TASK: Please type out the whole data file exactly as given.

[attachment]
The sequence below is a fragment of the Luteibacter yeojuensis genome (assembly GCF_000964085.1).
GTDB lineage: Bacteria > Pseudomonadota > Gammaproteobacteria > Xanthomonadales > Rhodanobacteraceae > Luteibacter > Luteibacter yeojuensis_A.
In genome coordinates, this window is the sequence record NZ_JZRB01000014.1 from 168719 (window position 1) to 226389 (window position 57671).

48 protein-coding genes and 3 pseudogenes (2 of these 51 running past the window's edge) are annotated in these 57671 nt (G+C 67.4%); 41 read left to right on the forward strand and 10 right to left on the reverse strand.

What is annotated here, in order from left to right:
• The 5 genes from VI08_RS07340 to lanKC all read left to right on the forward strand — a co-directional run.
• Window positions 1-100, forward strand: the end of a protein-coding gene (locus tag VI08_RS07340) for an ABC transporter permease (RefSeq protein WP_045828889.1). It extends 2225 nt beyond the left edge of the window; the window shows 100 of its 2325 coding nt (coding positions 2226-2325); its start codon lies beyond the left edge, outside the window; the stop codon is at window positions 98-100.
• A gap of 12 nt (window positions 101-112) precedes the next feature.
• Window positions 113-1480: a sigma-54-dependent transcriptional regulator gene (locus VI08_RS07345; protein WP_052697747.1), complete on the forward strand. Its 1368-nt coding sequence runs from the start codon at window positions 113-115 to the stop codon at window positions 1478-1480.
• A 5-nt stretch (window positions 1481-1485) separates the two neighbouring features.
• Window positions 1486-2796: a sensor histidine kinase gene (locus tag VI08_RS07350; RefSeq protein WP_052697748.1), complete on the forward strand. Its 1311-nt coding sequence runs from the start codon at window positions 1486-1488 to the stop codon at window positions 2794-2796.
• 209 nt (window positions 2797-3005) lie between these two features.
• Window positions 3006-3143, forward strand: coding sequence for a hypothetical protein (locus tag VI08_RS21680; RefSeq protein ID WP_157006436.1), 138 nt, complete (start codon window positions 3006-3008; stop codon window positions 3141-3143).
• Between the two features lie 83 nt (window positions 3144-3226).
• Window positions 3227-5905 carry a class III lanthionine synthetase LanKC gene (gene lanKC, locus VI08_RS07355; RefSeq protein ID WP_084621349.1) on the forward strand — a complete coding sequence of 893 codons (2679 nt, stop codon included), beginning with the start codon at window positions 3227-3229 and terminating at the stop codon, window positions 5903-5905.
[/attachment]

The sequence below is a fragment of the Luteibacter yeojuensis genome (assembly GCF_000964085.1).
GTDB lineage: Bacteria > Pseudomonadota > Gammaproteobacteria > Xanthomonadales > Rhodanobacteraceae > Luteibacter > Luteibacter yeojuensis_A.
In genome coordinates, this window is the sequence record NZ_JZRB01000014.1 from 168719 (window position 1) to 226389 (window position 57671).

48 protein-coding genes and 3 pseudogenes (2 of these 51 running past the window's edge) are annotated in these 57671 nt (G+C 67.4%); 41 read left to right on the forward strand and 10 right to left on the reverse strand.

What is annotated here, in order from left to right:
• The 5 genes from VI08_RS07340 to lanKC all read left to right on the forward strand — a co-directional run.
• Window positions 1-100, forward strand: the end of a protein-coding gene (locus tag VI08_RS07340) for an ABC transporter permease (RefSeq protein WP_045828889.1). It extends 2225 nt beyond the left edge of the window; the window shows 100 of its 2325 coding nt (coding positions 2226-2325); its start codon lies beyond the left edge, outside the window; the stop codon is at window positions 98-100.
• A gap of 12 nt (window positions 101-112) precedes the next feature.
• Window positions 113-1480: a sigma-54-dependent transcriptional regulator gene (locus VI08_RS07345; protein WP_052697747.1), complete on the forward strand. Its 1368-nt coding sequence runs from the start codon at window positions 113-115 to the stop codon at window positions 1478-1480.
• A 5-nt stretch (window positions 1481-1485) separates the two neighbouring features.
• Window positions 1486-2796: a sensor histidine kinase gene (locus tag VI08_RS07350; RefSeq protein WP_052697748.1), complete on the forward strand. Its 1311-nt coding sequence runs from the start codon at window positions 1486-1488 to the stop codon at window positions 2794-2796.
• 209 nt (window positions 2797-3005) lie between these two features.
• Window positions 3006-3143, forward strand: coding sequence for a hypothetical protein (locus tag VI08_RS21680; RefSeq protein ID WP_157006436.1), 138 nt, complete (start codon window positions 3006-3008; stop codon window positions 3141-3143).
• Between the two features lie 83 nt (window positions 3144-3226).
• Window positions 3227-5905 carry a class III lanthionine synthetase LanKC gene (gene lanKC, locus VI08_RS07355; RefSeq protein ID WP_084621349.1) on the forward strand — a complete coding sequence of 893 codons (2679 nt, stop codon included), beginning with the start codon at window positions 3227-3229 and terminating at the stop codon, window positions 5903-5905.